A single friend of mine used to “go on a date with Jesus”. She would mark the event in her diary, set the table for two, light a candle and pray for the evening. I understood the sentiment, but still found it a little cringeworthy.
Jesus doesn’t sit opposite you at a restaurant and compliment you on your outfit. He doesn’t tenderly hold your hand over dinner and he certainly doesn’t kiss you goodnight. Even the well-worn phrase “I love you Jesus” can sit oddly from an outsider’s perspective. Sociologists describe Christians as having an ‘imaginary friend’ and I can understand why. How do you envisage a relationship with an invisible deity?
Our Metaphorical Groom
I think this is why metaphors are used so often in the Scriptures to make sense of our relationship with God. They’re an effective way to aid our understanding of a phenomena that can be difficult to describe. Each metaphor acts to highlight a different element of the relationship. For example, the metaphor of father-child (Matthew 7:11) reminds us of God’s protective and nurturing nature and our trusting responsive heart, the metaphor of king-servant (1 Corinthians 4:1) reminds us of God’s sovereignty and power and our need to reverence him as beneficiary, the metaphor of a shepherd-sheep (John 10:27) reminds us of the God who personally leads and guides and our role to follow.
Yet out of all the metaphors that are used (and there’s plenty more), the image of bride and groom is the most common (e.g. Isaiah 62:5) and we have to ask why. As we celebrate Valentine’s Day this week, what is it about this particular metaphor that we can learn from when we think of our relationship with God and the conversations we have with him?
A Relationship that Takes Time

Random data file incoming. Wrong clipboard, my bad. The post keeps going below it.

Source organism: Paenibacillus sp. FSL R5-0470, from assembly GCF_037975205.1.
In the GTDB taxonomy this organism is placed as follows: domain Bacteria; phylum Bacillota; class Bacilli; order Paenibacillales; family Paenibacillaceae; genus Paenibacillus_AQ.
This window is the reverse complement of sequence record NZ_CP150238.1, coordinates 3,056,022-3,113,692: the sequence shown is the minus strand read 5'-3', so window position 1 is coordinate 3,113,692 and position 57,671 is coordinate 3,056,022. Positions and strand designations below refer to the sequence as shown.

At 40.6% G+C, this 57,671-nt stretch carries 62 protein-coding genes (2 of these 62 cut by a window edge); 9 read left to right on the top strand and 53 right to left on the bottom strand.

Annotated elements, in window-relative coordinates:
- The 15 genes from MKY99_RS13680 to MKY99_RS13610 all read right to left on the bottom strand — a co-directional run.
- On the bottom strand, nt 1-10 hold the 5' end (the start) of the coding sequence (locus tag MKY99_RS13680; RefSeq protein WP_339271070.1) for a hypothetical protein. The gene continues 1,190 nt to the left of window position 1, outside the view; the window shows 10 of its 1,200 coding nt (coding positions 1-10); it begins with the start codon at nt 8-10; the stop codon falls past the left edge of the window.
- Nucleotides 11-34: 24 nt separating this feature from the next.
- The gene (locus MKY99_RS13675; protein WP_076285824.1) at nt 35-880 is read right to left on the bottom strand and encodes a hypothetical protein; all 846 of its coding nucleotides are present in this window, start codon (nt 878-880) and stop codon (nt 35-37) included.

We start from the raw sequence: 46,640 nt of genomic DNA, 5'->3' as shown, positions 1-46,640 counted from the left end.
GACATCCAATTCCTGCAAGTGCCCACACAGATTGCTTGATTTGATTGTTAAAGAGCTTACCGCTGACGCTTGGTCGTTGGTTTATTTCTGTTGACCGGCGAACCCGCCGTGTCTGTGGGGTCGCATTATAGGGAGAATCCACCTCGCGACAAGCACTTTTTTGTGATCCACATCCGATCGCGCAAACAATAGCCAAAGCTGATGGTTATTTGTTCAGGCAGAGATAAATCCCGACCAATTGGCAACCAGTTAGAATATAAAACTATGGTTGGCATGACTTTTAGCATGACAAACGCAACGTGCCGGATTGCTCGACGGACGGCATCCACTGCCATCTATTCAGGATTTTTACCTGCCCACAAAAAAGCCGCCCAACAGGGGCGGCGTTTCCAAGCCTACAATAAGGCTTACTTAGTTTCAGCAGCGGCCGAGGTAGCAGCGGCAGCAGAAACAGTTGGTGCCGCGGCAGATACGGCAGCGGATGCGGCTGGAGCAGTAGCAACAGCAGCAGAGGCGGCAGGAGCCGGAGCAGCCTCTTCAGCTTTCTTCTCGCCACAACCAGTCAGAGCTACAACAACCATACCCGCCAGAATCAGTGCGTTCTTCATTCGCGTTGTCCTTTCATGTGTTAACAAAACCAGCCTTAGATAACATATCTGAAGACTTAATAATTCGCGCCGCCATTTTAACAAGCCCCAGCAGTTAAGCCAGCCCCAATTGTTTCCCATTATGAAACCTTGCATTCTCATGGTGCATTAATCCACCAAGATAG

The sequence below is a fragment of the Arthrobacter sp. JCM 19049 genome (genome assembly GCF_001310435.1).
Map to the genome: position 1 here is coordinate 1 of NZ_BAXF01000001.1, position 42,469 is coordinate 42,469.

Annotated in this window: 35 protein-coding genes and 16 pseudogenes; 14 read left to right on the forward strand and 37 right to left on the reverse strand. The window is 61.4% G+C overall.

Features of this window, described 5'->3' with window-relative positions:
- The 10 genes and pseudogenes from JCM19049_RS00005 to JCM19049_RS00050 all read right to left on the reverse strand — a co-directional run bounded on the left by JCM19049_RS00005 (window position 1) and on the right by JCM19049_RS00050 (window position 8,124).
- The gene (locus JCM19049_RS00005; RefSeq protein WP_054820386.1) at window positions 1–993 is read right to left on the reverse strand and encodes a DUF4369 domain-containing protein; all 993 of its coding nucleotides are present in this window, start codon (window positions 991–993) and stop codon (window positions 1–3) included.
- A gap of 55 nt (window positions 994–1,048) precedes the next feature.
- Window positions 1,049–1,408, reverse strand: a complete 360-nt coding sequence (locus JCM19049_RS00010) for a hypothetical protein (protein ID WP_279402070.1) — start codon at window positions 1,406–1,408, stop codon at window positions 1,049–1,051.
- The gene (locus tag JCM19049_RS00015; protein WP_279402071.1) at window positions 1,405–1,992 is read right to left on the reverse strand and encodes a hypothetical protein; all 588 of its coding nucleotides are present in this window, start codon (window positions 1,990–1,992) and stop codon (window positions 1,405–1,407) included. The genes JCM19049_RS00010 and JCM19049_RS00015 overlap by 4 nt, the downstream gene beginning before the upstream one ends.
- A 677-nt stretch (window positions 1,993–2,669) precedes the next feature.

One thing we see is that relationships take time and it is as true with God as it is with any human lover. You get to know the character of your beau through shared experience. You get to know their likes and dislikes through watching their behaviour. But it doesn’t happen overnight. We’re never fully vulnerable on the first date.
The same dynamic applies with God. The first steps with him are often tentative. You start with the smaller topics of conversation and gradually open up to the deeper ones. You begin opening your heart and pulling down the masks. The relationship begins to grow.
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From God’s end, it’s much the same. He starts with the basics. He’ll speak of his key traits, his love for us and how it applies to who we are. In time he’ll share more of what’s on his heart, he’ll open up about his plans and entrust us with greater spheres of understanding.
“The same dynamic applies with God. You start with the smaller topics of conversation and gradually open up to the deeper ones.”
With time comes trust. At first you hear about how he has related to others. You see it with your community and friends. You hear about it in the stories of history from the Scriptures. Then as you walk with him, your trust begins to grow. As the relationship builds, you’ll be able to hear him say the harder things. When he asks you to do something you find difficult, you’ll know his character enough to step out with him knowing the outcome will only be good. Soon, you’ll pick up on the nuances of his actions, you’ll know his thoughts without even asking, you’ll see his hand more clearly as he entrusts more of his heart.
Love God, Love Others
The beautiful irony about developing your relationship with God is that the skills and truths you learn communicating with him will overflow into your human relationships. Loving God will help you love others. Receiving love from him will help you receive love from others. Growing in our relationship with God enables us to fulfil the two greatest commandments (Matthew 22:37-39) and that’s a good reason to celebrate Valentine’s Day.
Article supplied with thanks to God Conversations.
About the Author: Tania Harris is a pastor, speaker, author and the founder of God Conversations.